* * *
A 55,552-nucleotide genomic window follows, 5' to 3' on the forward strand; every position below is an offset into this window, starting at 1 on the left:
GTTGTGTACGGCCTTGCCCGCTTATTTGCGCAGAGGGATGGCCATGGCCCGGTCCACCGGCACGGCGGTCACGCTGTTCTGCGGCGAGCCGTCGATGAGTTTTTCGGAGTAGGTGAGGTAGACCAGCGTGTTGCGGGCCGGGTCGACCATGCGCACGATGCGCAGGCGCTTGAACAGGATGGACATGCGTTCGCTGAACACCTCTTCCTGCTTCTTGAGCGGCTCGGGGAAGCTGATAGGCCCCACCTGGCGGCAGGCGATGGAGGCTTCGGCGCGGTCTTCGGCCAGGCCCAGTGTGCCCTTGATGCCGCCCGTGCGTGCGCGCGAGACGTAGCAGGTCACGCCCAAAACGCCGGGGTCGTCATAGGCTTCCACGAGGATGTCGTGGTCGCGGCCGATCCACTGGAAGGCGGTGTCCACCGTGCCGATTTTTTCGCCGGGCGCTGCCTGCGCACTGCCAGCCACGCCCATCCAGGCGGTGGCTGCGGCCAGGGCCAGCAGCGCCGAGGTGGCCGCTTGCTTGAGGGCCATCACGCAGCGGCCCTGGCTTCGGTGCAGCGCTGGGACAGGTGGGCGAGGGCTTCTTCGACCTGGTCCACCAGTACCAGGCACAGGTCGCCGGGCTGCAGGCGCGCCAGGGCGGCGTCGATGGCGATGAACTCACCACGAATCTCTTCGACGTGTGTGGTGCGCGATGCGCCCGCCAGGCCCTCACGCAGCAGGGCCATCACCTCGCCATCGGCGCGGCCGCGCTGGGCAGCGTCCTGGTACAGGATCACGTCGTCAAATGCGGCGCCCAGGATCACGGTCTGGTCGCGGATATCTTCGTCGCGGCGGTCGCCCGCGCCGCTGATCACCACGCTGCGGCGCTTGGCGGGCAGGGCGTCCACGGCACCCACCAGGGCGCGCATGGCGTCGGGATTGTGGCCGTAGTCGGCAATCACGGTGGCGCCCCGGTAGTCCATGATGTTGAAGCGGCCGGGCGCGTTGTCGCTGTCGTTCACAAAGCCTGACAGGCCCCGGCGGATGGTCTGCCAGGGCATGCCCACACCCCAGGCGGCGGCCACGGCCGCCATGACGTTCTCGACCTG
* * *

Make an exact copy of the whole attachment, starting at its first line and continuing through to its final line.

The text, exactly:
A 55,552-nucleotide genomic window follows, 5' to 3' on the forward strand; every position below is an offset into this window, starting at 1 on the left:
GTTGTGTACGGCCTTGCCCGCTTATTTGCGCAGAGGGATGGCCATGGCCCGGTCCACCGGCACGGCGGTCACGCTGTTCTGCGGCGAGCCGTCGATGAGTTTTTCGGAGTAGGTGAGGTAGACCAGCGTGTTGCGGGCCGGGTCGACCATGCGCACGATGCGCAGGCGCTTGAACAGGATGGACATGCGTTCGCTGAACACCTCTTCCTGCTTCTTGAGCGGCTCGGGGAAGCTGATAGGCCCCACCTGGCGGCAGGCGATGGAGGCTTCGGCGCGGTCTTCGGCCAGGCCCAGTGTGCCCTTGATGCCGCCCGTGCGTGCGCGCGAGACGTAGCAGGTCACGCCCAAAACGCCGGGGTCGTCATAGGCTTCCACGAGGATGTCGTGGTCGCGGCCGATCCACTGGAAGGCGGTGTCCACCGTGCCGATTTTTTCGCCGGGCGCTGCCTGCGCACTGCCAGCCACGCCCATCCAGGCGGTGGCTGCGGCCAGGGCCAGCAGCGCCGAGGTGGCCGCTTGCTTGAGGGCCATCACGCAGCGGCCCTGGCTTCGGTGCAGCGCTGGGACAGGTGGGCGAGGGCTTCTTCGACCTGGTCCACCAGTACCAGGCACAGGTCGCCGGGCTGCAGGCGCGCCAGGGCGGCGTCGATGGCGATGAACTCACCACGAATCTCTTCGACGTGTGTGGTGCGCGATGCGCCCGCCAGGCCCTCACGCAGCAGGGCCATCACCTCGCCATCGGCGCGGCCGCGCTGGGCAGCGTCCTGGTACAGGATCACGTCGTCAAATGCGGCGCCCAGGATCACGGTCTGGTCGCGGATATCTTCGTCGCGGCGGTCGCCCGCGCCGCTGATCACCACGCTGCGGCGCTTGGCGGGCAGGGCGTCCACGGCACCCACCAGGGCGCGCATGGCGTCGGGATTGTGGCCGTAGTCGGCAATCACGGTGGCGCCCCGGTAGTCCATGATGTTGAAGCGGCCGGGCGCGTTGTCGCTGTCGTTCACAAAGCCTGACAGGCCCCGGCGGATGGTCTGCCAGGGCATGCCCACACCCCAGGCGGCGGCCACGGCCGCCATGACGTTCTCGACCTG